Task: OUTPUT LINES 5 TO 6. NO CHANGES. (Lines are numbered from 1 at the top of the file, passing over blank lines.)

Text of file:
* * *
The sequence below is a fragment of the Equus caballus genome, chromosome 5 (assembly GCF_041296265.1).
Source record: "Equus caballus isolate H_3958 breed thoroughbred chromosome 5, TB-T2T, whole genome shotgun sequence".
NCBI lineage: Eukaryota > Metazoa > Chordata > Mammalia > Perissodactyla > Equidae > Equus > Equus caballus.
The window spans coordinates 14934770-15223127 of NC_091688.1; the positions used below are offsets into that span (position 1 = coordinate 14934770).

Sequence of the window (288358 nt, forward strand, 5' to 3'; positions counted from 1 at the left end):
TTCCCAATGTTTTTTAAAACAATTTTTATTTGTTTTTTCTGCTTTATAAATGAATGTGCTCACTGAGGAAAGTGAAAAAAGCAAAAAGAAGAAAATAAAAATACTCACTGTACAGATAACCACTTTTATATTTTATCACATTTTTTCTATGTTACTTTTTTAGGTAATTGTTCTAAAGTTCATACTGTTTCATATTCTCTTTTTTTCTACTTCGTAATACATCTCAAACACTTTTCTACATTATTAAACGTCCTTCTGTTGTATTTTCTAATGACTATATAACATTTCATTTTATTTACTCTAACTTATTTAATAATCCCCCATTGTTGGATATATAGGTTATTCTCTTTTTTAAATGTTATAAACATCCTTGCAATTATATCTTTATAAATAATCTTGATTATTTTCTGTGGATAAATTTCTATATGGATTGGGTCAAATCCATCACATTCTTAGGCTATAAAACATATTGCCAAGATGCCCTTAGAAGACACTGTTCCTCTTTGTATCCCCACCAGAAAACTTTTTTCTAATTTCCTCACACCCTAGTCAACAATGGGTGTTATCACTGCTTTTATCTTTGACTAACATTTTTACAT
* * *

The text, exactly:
Sequence of the window (288358 nt, forward strand, 5' to 3'; positions counted from 1 at the left end):
TTCCCAATGTTTTTTAAAACAATTTTTATTTGTTTTTTCTGCTTTATAAATGAATGTGCTCACTGAGGAAAGTGAAAAAAGCAAAAAGAAGAAAATAAAAATACTCACTGTACAGATAACCACTTTTATATTTTATCACATTTTTTCTATGTTACTTTTTTAGGTAATTGTTCTAAAGTTCATACTGTTTCATATTCTCTTTTTTTCTACTTCGTAATACATCTCAAACACTTTTCTACATTATTAAACGTCCTTCTGTTGTATTTTCTAATGACTATATAACATTTCATTTTATTTACTCTAACTTATTTAATAATCCCCCATTGTTGGATATATAGGTTATTCTCTTTTTTAAATGTTATAAACATCCTTGCAATTATATCTTTATAAATAATCTTGATTATTTTCTGTGGATAAATTTCTATATGGATTGGGTCAAATCCATCACATTCTTAGGCTATAAAACATATTGCCAAGATGCCCTTAGAAGACACTGTTCCTCTTTGTATCCCCACCAGAAAACTTTTTTCTAATTTCCTCACACCCTAGTCAACAATGGGTGTTATCACTGCTTTTATCTTTGACTAACATTTTTACAT